|Lady in the Water|
Today was the last day of this exhibition
This morning on the way to the flower market on Chien Kuo South Road we passed the Asia Art Center and decided to go in. It was our first visit. The gallery itself was small (only the first floor and basement) and took about 10 minutes to walk through. It was worth the visit though (especially if you are in the area).
They were currently having a J.C. Kuo solo exhibition. The young assistant Vivian told me J.C Kuo is the first Taiwanese contemporary artist and is the first one to fuse traditional Chinese painting styles with modern Western art. I have no idea what that means. I liked the colors, the energy and the implications of the pictures (but mostly the colors).According to the profile on the Center's website:
J.C. Kuo was born in 1949 in Lugang, Taiwan. Since 1980s, J.C. Kuo uses his striking stroke to describe the disorder of Taiwan society and develop his own unique painting style. He uses characteristically heavy and bold black lines, juxtaposed shapes and images, and traditional ancient stories to produce a strikingly colorful style to describe Taiwan vividly. In his painting, he articulates the phenomenon of the turbulent overlapping of ancient and modern history and Chinese and Western culture through the method of temporal juxtaposition. His painting style which arose from his personal self-awareness and experimentation has a strong style of expressionism. He uses this way to discover the collective psychology of Taiwanese. For Kuo, his paintings are the media to express his observation, imagination and criticism for Taiwan.
Instead of being an ontlooker, Kuo tries to walk into society and do the research about Taiwan with his exquisite observation. He uses post-modern way to depict the diversity of Taiwanese culture. In recent years," balloon" is his new painting image to describe Taiwan. In his large painting "Totem and Taboo – Floaters(2007)", he depicts young men and women full of vitality. Brimming with physical energy, they exhibit a vibrant, attractive physical condition and form a ritualistic rhythm of group dance. In this painting, he uses the image of balloon to symbolically refer to the current state of Taiwanese society, which means the collective psychological state of anxiety that commonly exists in Taiwanese society. His latest master pieces will be displayed in Asia Art Center(Taipei) in his 2009 solo exhibition "Before & After 2008 – Floating." Kuo’s paintings will lead us to find a way to seek for the inner peace as well as identity of ourselves.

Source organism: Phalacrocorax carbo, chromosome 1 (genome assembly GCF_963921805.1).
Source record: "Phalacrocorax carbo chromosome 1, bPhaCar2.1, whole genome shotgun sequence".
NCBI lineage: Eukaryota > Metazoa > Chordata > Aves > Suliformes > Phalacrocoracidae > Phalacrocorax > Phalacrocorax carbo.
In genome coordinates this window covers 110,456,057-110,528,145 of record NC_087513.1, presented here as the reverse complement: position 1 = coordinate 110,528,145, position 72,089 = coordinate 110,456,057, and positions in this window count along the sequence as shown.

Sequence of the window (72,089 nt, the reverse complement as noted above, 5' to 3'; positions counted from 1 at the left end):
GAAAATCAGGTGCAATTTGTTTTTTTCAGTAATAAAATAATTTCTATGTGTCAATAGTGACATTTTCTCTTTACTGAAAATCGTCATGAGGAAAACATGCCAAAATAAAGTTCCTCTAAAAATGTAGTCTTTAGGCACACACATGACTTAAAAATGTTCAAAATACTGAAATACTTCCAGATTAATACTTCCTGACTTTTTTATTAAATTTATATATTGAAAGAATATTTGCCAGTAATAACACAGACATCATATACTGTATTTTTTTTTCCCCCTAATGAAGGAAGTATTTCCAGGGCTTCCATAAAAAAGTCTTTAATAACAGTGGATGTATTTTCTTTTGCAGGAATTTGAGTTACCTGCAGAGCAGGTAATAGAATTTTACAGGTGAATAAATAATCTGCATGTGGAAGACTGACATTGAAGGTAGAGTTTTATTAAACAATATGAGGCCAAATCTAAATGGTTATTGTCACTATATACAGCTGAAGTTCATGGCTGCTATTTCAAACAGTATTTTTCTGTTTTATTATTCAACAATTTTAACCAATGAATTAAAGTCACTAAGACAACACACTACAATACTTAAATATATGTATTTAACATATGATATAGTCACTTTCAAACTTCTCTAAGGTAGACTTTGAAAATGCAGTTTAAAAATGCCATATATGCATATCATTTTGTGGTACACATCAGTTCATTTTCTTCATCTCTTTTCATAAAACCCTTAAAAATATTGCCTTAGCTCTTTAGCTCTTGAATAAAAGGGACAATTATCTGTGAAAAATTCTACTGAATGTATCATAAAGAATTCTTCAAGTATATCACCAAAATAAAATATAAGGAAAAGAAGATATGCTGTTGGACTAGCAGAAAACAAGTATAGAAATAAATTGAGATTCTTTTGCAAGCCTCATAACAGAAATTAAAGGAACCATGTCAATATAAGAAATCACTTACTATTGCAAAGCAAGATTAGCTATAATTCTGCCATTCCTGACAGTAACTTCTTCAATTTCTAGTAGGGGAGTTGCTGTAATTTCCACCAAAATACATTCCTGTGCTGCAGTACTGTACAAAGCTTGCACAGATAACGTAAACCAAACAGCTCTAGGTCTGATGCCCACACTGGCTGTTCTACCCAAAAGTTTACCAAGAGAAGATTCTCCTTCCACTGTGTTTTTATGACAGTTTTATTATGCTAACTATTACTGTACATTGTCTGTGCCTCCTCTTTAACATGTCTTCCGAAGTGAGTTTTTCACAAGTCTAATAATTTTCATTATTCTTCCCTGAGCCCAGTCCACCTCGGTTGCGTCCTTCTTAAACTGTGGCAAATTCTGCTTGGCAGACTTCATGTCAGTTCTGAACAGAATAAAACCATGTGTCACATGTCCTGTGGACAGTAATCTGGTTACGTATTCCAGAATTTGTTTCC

Once again, I must say I just liked the pictures. Some of the pictures are shown below. Personally, my brain is probably paper mache and probably looks like the brain below.
This conference one was also pretty cool. I liked the talking heads transoposed on the flags. I am sure there is meaning there but I just liked the colours and contrasts.
Once again, had no idea about the symbolism but the flowing colors made it interesting.
This one gave me a sense of power and weakness and the struggle to keep the earth moving forward. Thought it was fairly dramatic.
|Atlas Heaves - 1|
|Atlas Heaves - 2|
This one was still kind of interesting but I felt a little boring. I liked the flowing hair but didn't figure out any symbolism. There probably was some but anyway, I would not buy this one for my house.
If you look closely at the bottom. These guys are squatting on the flags of the world. Thats about right!
|Squatting on Flags|
I liked this one with the man striking the woman down. Its almost magic.
This ones cool. Look closely and you will see newspapers in there mouth so they are either swallowing everything the read or they are spewing it out. One or the other. I liked it!
This one was really cool and had a lot of dramatic elements inside it. The pic below is a section of a much larger picture.
First, from the above you probably figured out I (Paul) know nothing about art but, both Queenie and I enjoyed the exhibit. Actually I just looked at the brochure and today was the last day, so we got lucky! However, Vivian the assistant told me they will have more edgy, modern pieces in the gallery in the future and that the next exhibit will be one with sculptures. The gallery is worth a visit if you are in the area (but I wouldn't make a special trip UNLESS you are an Art Addict) the gallery is really too small.
Address: 177 Chienkuo South Rd. Sec. 2 (close to Hoping E./Chienkuo S. intersection)